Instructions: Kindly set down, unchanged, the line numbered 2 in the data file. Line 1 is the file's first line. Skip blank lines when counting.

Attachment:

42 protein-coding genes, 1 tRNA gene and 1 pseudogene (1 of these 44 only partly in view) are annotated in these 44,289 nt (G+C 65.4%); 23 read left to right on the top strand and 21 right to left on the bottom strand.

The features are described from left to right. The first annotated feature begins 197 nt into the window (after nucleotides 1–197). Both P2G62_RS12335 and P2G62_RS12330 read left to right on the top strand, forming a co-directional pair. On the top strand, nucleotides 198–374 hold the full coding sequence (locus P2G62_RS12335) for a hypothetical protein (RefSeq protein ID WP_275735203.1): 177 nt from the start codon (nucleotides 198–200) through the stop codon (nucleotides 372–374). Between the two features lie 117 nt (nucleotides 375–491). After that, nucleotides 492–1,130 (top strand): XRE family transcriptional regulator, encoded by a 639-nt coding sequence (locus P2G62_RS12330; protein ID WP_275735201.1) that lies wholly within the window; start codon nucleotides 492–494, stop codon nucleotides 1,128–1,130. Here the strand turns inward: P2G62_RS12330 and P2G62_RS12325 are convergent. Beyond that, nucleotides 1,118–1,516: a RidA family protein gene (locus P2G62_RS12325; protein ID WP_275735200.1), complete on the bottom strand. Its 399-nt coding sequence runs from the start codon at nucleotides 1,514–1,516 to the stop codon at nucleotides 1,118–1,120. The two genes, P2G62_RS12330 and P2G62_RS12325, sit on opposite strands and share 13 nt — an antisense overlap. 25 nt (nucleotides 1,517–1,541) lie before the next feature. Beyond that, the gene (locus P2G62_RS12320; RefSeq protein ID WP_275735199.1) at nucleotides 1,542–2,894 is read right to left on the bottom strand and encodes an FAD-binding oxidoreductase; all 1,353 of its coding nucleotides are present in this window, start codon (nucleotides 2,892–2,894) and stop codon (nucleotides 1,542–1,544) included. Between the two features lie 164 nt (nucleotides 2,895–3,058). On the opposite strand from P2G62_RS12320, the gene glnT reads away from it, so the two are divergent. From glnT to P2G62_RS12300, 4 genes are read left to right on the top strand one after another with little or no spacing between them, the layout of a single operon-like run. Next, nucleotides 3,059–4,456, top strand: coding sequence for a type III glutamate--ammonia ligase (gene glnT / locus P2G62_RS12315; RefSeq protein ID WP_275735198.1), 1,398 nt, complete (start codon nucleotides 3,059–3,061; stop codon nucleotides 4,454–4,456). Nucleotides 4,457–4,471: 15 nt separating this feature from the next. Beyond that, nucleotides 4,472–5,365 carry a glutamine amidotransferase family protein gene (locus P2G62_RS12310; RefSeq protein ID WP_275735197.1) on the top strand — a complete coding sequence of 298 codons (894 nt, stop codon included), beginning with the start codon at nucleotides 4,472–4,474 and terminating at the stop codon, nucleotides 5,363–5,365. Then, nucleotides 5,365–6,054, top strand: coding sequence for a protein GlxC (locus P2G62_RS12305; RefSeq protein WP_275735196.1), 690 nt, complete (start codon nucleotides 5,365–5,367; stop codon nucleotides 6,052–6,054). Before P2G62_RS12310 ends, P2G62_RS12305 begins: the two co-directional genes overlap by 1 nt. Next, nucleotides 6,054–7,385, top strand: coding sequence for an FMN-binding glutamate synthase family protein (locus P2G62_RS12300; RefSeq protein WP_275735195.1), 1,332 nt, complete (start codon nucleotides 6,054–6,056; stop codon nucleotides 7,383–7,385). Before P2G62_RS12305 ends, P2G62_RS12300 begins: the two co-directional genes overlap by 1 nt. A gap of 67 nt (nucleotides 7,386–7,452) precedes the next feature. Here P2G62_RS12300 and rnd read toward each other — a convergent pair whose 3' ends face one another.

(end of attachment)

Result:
The features are described from left to right. The first annotated feature begins 197 nt into the window (after nucleotides 1–197). Both P2G62_RS12335 and P2G62_RS12330 read left to right on the top strand, forming a co-directional pair. On the top strand, nucleotides 198–374 hold the full coding sequence (locus P2G62_RS12335) for a hypothetical protein (RefSeq protein ID WP_275735203.1): 177 nt from the start codon (nucleotides 198–200) through the stop codon (nucleotides 372–374). Between the two features lie 117 nt (nucleotides 375–491). After that, nucleotides 492–1,130 (top strand): XRE family transcriptional regulator, encoded by a 639-nt coding sequence (locus P2G62_RS12330; protein ID WP_275735201.1) that lies wholly within the window; start codon nucleotides 492–494, stop codon nucleotides 1,128–1,130. Here the strand turns inward: P2G62_RS12330 and P2G62_RS12325 are convergent. Beyond that, nucleotides 1,118–1,516: a RidA family protein gene (locus P2G62_RS12325; protein ID WP_275735200.1), complete on the bottom strand. Its 399-nt coding sequence runs from the start codon at nucleotides 1,514–1,516 to the stop codon at nucleotides 1,118–1,120. The two genes, P2G62_RS12330 and P2G62_RS12325, sit on opposite strands and share 13 nt — an antisense overlap. 25 nt (nucleotides 1,517–1,541) lie before the next feature. Beyond that, the gene (locus P2G62_RS12320; RefSeq protein ID WP_275735199.1) at nucleotides 1,542–2,894 is read right to left on the bottom strand and encodes an FAD-binding oxidoreductase; all 1,353 of its coding nucleotides are present in this window, start codon (nucleotides 2,892–2,894) and stop codon (nucleotides 1,542–1,544) included. Between the two features lie 164 nt (nucleotides 2,895–3,058). On the opposite strand from P2G62_RS12320, the gene glnT reads away from it, so the two are divergent. From glnT to P2G62_RS12300, 4 genes are read left to right on the top strand one after another with little or no spacing between them, the layout of a single operon-like run. Next, nucleotides 3,059–4,456, top strand: coding sequence for a type III glutamate--ammonia ligase (gene glnT / locus P2G62_RS12315; RefSeq protein ID WP_275735198.1), 1,398 nt, complete (start codon nucleotides 3,059–3,061; stop codon nucleotides 4,454–4,456). Nucleotides 4,457–4,471: 15 nt separating this feature from the next. Beyond that, nucleotides 4,472–5,365 carry a glutamine amidotransferase family protein gene (locus P2G62_RS12310; RefSeq protein ID WP_275735197.1) on the top strand — a complete coding sequence of 298 codons (894 nt, stop codon included), beginning with the start codon at nucleotides 4,472–4,474 and terminating at the stop codon, nucleotides 5,363–5,365. Then, nucleotides 5,365–6,054, top strand: coding sequence for a protein GlxC (locus P2G62_RS12305; RefSeq protein WP_275735196.1), 690 nt, complete (start codon nucleotides 5,365–5,367; stop codon nucleotides 6,052–6,054). Before P2G62_RS12310 ends, P2G62_RS12305 begins: the two co-directional genes overlap by 1 nt. Next, nucleotides 6,054–7,385, top strand: coding sequence for an FMN-binding glutamate synthase family protein (locus P2G62_RS12300; RefSeq protein WP_275735195.1), 1,332 nt, complete (start codon nucleotides 6,054–6,056; stop codon nucleotides 7,383–7,385). Before P2G62_RS12305 ends, P2G62_RS12300 begins: the two co-directional genes overlap by 1 nt. A gap of 67 nt (nucleotides 7,386–7,452) precedes the next feature. Here P2G62_RS12300 and rnd read toward each other — a convergent pair whose 3' ends face one another.